You still have a little time to see the popular “Real to Reel: The Making of ‘Gone with the Wind’ ” exhibit at the N.C. Museum of History, in Raleigh. It will remain on display through April 14.
On April 7, James Tumblin, owner of the “Gone with the Wind” memorabilia featured in the exhibit, offers a 2-4 p.m. program. It begins with the screening of the 1988 documentary “The Making of a Legend: Gone with the Wind.” After, Tumblin will give a short talk and lead an exhibit tour. Tumblin, the former head of the Universal Studios makeup and hair department — and owner of the what is billed as the largest private collection of “Gone with the Wind” memorabilia – has plenty of behind-the-scenes stories to share. Admission for the exhibit and program is free.
“Gone with the Wind” remains popular decades after its 1939 premiere. Hollywood’s highly romanticized movie of the “Old South” is based on Margaret Mitchell’s Pulitzer Prize-winning novel. The 1939 film, starring Vivien Leigh as Scarlett O’Hara and Clark Gable as Rhett Butler, is ranked as one of the top 10 greatest movies of all time by the American Film Institute.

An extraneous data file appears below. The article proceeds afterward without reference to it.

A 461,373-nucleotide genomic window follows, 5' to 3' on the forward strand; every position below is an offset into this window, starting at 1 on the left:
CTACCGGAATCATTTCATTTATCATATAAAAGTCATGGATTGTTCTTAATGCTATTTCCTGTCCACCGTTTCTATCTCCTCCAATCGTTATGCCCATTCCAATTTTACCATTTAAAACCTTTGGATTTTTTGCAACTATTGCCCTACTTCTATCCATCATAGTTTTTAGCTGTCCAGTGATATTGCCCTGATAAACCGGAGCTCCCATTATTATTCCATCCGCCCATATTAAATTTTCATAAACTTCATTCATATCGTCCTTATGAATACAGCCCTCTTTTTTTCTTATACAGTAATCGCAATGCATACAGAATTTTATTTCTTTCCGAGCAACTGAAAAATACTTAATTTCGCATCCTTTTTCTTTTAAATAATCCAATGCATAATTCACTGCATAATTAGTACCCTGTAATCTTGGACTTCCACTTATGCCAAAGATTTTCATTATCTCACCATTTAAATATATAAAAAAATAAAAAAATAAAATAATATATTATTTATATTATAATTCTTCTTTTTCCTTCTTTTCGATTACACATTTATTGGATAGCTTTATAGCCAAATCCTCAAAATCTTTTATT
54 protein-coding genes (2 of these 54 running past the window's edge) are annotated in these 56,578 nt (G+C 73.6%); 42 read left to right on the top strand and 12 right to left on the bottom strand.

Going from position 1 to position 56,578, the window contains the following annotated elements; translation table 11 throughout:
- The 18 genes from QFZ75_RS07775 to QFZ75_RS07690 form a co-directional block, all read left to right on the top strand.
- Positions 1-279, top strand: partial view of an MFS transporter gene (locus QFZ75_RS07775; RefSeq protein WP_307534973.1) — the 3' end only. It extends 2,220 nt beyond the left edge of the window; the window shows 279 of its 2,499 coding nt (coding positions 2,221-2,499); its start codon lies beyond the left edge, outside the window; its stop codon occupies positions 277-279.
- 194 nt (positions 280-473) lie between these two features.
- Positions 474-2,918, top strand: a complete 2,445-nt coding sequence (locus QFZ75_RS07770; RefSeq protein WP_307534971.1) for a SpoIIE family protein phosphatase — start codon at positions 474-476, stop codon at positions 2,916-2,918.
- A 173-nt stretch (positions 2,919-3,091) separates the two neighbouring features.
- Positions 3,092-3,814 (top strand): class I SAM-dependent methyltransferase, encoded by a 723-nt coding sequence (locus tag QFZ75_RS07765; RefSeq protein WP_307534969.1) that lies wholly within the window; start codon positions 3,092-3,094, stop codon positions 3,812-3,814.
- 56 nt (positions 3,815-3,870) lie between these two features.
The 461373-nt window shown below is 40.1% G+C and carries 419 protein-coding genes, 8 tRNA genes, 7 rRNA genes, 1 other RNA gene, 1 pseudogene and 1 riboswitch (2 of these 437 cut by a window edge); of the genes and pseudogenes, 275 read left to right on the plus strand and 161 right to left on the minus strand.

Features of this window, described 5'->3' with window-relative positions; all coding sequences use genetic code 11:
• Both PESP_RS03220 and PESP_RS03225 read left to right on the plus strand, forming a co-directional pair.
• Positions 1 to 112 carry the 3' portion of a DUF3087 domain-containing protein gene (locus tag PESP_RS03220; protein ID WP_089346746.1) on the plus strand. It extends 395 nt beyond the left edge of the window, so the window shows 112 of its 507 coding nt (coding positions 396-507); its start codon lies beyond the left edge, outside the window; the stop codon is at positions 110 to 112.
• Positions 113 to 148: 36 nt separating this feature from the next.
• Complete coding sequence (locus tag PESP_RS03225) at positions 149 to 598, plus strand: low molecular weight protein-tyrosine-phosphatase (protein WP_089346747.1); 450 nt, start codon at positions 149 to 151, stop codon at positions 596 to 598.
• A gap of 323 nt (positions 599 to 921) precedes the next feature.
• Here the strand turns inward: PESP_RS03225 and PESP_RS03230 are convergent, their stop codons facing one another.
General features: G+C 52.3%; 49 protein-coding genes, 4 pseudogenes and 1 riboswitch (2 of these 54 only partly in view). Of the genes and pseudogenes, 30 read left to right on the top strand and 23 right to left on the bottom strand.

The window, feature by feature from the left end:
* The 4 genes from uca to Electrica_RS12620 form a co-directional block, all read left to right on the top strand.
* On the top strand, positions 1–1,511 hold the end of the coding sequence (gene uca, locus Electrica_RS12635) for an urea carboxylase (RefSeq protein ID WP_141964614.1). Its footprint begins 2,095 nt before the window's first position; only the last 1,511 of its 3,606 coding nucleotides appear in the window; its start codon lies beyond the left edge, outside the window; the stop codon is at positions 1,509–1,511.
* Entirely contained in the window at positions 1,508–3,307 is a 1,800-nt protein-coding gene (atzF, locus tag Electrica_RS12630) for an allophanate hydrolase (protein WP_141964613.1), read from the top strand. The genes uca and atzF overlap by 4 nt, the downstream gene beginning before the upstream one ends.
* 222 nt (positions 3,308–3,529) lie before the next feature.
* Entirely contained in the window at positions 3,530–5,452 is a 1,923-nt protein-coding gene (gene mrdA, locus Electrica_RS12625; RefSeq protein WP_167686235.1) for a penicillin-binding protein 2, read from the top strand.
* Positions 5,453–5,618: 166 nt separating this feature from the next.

In addition to showcasing Tumblin’s collection, the “Real to Reel” exhibit features several dolls created by artist Pete Ballard that are based on characters in “Gone with the Wind.”
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The N.C. Museum of History, is in downtown Raleigh at 5 E. Edenton St. Admission: free. Hours: 9 a.m.-5 p.m. Monday-Saturday, noon-5 p.m. Sundays. (Closed March 31). Details: 919-807-7900; www..ncmuseumofhistory.org. Staff Reports